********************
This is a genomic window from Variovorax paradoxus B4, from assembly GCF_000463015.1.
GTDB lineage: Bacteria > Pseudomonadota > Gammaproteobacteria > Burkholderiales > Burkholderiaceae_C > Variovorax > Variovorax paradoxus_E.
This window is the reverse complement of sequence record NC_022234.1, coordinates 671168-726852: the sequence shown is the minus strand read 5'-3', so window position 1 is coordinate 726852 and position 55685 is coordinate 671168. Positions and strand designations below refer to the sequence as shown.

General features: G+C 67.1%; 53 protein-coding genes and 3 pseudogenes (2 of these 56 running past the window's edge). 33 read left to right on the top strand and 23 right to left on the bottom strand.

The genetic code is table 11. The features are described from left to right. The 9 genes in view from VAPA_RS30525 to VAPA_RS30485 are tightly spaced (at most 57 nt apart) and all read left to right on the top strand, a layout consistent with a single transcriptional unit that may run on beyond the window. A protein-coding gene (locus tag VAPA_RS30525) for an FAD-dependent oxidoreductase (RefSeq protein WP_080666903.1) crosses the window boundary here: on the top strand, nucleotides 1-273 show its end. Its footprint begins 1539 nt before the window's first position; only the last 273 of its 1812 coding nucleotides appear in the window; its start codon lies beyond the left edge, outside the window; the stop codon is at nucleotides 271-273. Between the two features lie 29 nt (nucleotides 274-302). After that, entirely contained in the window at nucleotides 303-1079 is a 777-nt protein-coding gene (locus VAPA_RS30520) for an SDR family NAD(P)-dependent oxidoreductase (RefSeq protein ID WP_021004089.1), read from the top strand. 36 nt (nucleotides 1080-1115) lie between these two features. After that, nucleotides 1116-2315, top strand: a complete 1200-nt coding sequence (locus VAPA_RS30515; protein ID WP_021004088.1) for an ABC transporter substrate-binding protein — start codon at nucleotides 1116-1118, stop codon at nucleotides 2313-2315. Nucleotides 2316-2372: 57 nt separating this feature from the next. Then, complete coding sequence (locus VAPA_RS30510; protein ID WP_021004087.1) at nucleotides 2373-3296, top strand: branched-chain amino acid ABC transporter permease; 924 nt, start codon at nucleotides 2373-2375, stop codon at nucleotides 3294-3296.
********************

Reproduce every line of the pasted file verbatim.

This is a genomic window from Variovorax paradoxus B4, from assembly GCF_000463015.1.
GTDB lineage: Bacteria > Pseudomonadota > Gammaproteobacteria > Burkholderiales > Burkholderiaceae_C > Variovorax > Variovorax paradoxus_E.
This window is the reverse complement of sequence record NC_022234.1, coordinates 671168-726852: the sequence shown is the minus strand read 5'-3', so window position 1 is coordinate 726852 and position 55685 is coordinate 671168. Positions and strand designations below refer to the sequence as shown.

General features: G+C 67.1%; 53 protein-coding genes and 3 pseudogenes (2 of these 56 running past the window's edge). 33 read left to right on the top strand and 23 right to left on the bottom strand.

The genetic code is table 11. The features are described from left to right. The 9 genes in view from VAPA_RS30525 to VAPA_RS30485 are tightly spaced (at most 57 nt apart) and all read left to right on the top strand, a layout consistent with a single transcriptional unit that may run on beyond the window. A protein-coding gene (locus tag VAPA_RS30525) for an FAD-dependent oxidoreductase (RefSeq protein WP_080666903.1) crosses the window boundary here: on the top strand, nucleotides 1-273 show its end. Its footprint begins 1539 nt before the window's first position; only the last 273 of its 1812 coding nucleotides appear in the window; its start codon lies beyond the left edge, outside the window; the stop codon is at nucleotides 271-273. Between the two features lie 29 nt (nucleotides 274-302). After that, entirely contained in the window at nucleotides 303-1079 is a 777-nt protein-coding gene (locus VAPA_RS30520) for an SDR family NAD(P)-dependent oxidoreductase (RefSeq protein ID WP_021004089.1), read from the top strand. 36 nt (nucleotides 1080-1115) lie between these two features. After that, nucleotides 1116-2315, top strand: a complete 1200-nt coding sequence (locus VAPA_RS30515; protein ID WP_021004088.1) for an ABC transporter substrate-binding protein — start codon at nucleotides 1116-1118, stop codon at nucleotides 2313-2315. Nucleotides 2316-2372: 57 nt separating this feature from the next. Then, complete coding sequence (locus VAPA_RS30510; protein ID WP_021004087.1) at nucleotides 2373-3296, top strand: branched-chain amino acid ABC transporter permease; 924 nt, start codon at nucleotides 2373-2375, stop codon at nucleotides 3294-3296.